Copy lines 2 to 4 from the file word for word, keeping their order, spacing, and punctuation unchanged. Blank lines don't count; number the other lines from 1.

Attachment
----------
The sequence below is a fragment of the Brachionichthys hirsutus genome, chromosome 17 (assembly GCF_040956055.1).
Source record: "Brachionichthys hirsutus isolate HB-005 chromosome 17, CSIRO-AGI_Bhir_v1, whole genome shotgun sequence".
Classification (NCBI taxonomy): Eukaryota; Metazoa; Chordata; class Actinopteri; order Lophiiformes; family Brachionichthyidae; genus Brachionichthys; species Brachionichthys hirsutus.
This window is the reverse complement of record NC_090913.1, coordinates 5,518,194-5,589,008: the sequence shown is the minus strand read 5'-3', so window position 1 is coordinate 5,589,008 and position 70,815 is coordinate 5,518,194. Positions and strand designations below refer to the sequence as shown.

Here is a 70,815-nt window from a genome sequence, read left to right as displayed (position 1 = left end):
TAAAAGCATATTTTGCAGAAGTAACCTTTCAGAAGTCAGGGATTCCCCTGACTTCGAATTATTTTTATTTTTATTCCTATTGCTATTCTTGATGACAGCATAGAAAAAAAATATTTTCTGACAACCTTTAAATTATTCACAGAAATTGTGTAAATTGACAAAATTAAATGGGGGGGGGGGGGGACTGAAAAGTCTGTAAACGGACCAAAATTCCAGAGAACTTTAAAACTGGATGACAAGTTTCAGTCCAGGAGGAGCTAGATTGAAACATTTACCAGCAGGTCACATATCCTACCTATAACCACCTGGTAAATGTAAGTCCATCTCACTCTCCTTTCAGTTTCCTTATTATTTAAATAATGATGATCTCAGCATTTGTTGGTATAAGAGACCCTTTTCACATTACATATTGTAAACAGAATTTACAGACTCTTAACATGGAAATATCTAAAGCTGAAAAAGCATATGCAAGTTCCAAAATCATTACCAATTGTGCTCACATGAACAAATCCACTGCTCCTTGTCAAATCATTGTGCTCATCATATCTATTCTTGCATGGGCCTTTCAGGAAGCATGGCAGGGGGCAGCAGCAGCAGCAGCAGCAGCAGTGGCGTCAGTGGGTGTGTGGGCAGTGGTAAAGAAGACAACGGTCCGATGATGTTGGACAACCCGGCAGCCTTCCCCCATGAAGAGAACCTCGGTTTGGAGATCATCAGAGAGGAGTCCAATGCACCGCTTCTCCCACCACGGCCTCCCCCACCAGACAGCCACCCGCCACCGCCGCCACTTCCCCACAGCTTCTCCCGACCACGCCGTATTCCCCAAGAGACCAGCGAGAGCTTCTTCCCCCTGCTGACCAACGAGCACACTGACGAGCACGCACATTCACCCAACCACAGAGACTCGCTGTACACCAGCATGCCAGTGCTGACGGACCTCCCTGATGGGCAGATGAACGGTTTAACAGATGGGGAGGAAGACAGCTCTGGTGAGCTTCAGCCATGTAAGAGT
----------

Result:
Source record: "Brachionichthys hirsutus isolate HB-005 chromosome 17, CSIRO-AGI_Bhir_v1, whole genome shotgun sequence".
Classification (NCBI taxonomy): Eukaryota; Metazoa; Chordata; class Actinopteri; order Lophiiformes; family Brachionichthyidae; genus Brachionichthys; species Brachionichthys hirsutus.
This window is the reverse complement of record NC_090913.1, coordinates 5,518,194-5,589,008: the sequence shown is the minus strand read 5'-3', so window position 1 is coordinate 5,589,008 and position 70,815 is coordinate 5,518,194. Positions and strand designations below refer to the sequence as shown.